Results of an analysis of the VOYAGER PAD clinical trial were presented at ACC.23.
Study findings presented at the American College of Cardiology 2023 Annual Scientific Sessions/World Congress of Cardiology (ACC.23) show that treatment with rivaroxaban (Xarelto) plus aspirin leads to a 33% reduction in acute limb ischemia after lower extremity revascularization in patients with peripheral artery disease (PAD), according to a press release from Janssen.1
The results of a prespecified analysis of data from the phase 3 VOYAGER PAD clinical trial (NCT02504216) also showed that the combination therapy provided a consistent benefit at 30 days, 90 days, and up to 3 years. Rivaroxaban plus aspirin also led to a 15% reduction in major adverse limb and cardiovascular events with or without dual antiplatelet therapy.
According to presenters, data showed a trend toward a greater benefit earlier in the course of treatment—that is, within 30 days or less—compared with later in the course of treatment (hazard ratio [HR], 0.45; 95% CI, 0.24-0.85 for ≤30 days vs HR, 0.75; 95% CI, 0.60-0.95). Hazard ratios for the rate of thrombolysis in myocardial infarction major bleeding from 0 to 90 days was 2.01 (range, 0.9-4.47) and 1.28 (range, 0.82-1.99) from 91 days to 3 years.
Patients with PAD are 4 times more likely to experience acute limb ischemia after lower extremity revascularization, which is associated with long hospitalization and high rates of amputation, disability, and/or death.
The rivaroxaban vascular dose—2.5 mg rivaroxaban twice daily plus aspirin 100 mg once daily—evaluated in the VOYAGER PAD study received an expanded indication for PAD in August 2021.2 Data from VOYAGER PAD were initially published in the New England Journal of Medicine in May 2020.3
VOYAGER PAD included a total of 6564 patients from 542 study sites in 34 coutries. Patients were randomly assigned 1:1 to receive either rivaroxaban 2.5 mg twice daily plus aspirin 100 mg once daily or 100 mg aspirin once daily alone (n=3286 and n=3278, respectively). Participants were then stratified by revascularization procedure type—endovascular or surgical—and the use of clopidrogel before being followed for 28 months.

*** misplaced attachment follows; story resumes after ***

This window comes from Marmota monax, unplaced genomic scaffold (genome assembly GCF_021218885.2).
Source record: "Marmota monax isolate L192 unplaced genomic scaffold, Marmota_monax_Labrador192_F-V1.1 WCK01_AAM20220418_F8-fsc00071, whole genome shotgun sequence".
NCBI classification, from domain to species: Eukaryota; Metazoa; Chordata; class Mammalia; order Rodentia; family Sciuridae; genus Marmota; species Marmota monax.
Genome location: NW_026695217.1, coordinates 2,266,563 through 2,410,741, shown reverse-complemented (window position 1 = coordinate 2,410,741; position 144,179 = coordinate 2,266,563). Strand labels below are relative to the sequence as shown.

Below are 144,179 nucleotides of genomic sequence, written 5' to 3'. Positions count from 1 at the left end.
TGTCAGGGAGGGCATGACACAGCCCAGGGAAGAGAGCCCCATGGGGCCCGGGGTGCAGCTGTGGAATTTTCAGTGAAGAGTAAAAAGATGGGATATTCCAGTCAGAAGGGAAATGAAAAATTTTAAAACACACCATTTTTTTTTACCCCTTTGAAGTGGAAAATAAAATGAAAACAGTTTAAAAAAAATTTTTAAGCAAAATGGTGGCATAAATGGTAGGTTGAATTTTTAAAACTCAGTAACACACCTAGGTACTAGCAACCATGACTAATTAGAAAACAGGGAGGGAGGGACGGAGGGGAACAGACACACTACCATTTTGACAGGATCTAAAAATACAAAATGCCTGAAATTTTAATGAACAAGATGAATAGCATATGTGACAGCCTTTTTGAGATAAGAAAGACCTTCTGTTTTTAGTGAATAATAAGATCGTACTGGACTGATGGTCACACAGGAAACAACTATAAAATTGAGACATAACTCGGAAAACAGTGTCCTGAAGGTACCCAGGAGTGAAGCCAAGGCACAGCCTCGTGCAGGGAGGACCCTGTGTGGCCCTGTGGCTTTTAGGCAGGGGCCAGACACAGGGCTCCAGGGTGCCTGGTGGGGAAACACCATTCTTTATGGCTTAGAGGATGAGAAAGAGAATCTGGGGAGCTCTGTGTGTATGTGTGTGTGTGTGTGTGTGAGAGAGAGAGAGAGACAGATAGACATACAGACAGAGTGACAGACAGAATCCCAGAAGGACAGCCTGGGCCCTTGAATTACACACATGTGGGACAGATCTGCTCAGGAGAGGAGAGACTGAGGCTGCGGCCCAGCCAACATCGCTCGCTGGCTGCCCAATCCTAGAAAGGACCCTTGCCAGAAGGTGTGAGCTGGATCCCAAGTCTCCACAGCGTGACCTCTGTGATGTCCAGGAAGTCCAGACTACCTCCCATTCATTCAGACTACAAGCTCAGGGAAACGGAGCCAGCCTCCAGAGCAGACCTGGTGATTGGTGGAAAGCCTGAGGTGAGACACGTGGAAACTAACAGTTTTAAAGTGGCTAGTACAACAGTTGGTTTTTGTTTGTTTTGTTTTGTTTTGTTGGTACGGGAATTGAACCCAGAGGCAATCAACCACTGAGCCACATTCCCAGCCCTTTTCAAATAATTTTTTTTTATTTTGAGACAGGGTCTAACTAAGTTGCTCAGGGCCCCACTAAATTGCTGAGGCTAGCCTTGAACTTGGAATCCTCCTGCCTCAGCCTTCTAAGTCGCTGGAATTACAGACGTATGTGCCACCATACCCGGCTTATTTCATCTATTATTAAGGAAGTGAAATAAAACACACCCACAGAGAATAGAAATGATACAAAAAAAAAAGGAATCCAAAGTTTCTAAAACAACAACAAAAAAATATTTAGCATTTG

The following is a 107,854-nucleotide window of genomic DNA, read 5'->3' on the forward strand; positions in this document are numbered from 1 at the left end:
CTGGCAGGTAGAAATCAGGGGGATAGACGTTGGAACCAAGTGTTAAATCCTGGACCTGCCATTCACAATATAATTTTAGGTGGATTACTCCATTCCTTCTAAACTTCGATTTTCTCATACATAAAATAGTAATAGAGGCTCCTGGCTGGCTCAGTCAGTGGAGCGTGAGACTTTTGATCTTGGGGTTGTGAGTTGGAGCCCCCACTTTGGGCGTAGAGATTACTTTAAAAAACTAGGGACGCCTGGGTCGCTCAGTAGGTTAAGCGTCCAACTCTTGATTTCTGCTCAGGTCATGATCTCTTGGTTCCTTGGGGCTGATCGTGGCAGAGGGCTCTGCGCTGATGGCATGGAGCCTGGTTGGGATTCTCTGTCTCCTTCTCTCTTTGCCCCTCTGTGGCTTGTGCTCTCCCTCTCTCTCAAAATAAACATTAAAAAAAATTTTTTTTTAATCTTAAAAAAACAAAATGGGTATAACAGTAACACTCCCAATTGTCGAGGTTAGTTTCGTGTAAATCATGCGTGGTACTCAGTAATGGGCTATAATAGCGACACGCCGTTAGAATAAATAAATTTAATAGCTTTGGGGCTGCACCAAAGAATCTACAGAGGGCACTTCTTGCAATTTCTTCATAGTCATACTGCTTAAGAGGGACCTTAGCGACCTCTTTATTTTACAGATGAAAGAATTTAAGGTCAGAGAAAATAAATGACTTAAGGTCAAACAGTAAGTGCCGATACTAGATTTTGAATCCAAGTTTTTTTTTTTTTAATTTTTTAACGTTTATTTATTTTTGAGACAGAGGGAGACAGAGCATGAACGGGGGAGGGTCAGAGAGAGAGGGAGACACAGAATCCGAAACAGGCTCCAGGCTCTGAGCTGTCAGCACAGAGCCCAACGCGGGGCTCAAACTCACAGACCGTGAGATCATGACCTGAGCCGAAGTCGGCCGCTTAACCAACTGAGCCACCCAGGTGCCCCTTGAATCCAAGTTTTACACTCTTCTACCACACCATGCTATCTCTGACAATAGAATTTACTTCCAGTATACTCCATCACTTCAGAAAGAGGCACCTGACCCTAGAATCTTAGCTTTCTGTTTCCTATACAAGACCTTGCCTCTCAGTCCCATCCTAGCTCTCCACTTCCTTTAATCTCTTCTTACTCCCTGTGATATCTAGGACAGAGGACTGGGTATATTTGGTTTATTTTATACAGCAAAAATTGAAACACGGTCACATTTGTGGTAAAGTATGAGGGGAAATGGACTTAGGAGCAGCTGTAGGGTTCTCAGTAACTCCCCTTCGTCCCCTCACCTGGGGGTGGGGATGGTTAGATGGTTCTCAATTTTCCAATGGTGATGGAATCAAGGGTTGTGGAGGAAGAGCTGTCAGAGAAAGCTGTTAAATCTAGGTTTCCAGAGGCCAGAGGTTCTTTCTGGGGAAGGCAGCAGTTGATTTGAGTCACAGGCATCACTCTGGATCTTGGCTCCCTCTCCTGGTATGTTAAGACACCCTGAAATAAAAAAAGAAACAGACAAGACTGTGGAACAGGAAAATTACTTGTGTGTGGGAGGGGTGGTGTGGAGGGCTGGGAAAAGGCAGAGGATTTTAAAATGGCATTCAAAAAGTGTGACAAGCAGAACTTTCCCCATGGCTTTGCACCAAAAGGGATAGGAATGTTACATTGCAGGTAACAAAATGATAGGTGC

The study met its primary efficacy and principal safety endpoints, showing that the rivaroxaban vascular dose is “superior to aspirin alone in reducing the risk of major adverse limb and cardiovascular events (composite outcome of acute limb ischemia, major amputation for vascular causes, myocardial infarction, ischemic stroke, or cardiovascular death.”
“These data demonstrate an evolution in medical therapy [for] patients undergoing lower extremity revascularization for symptomatic [PAD], where the addition of low-dose rivaroxaban to antiplatelet therapy results in a 33% reduction in major adverse limb events both early and late and with a consistently favorable benefit risk,” said Marc P. Bonaca, MD, of the department of medicine, division of cardiovascular medicine at the University of Colorado Anschutz Medical Campus in Aurora, Colorado.1 “We hope these data assist clinicians in understanding how to implement antithrombotic therapy in practice and overall support initiation of rivaroxaban in the first days after revascularization regardless of whether [dual antiplatelet therapy] is utilized.”
ACC.23 was held March 4 to 6, 2023 in New Orleans, Louisiana.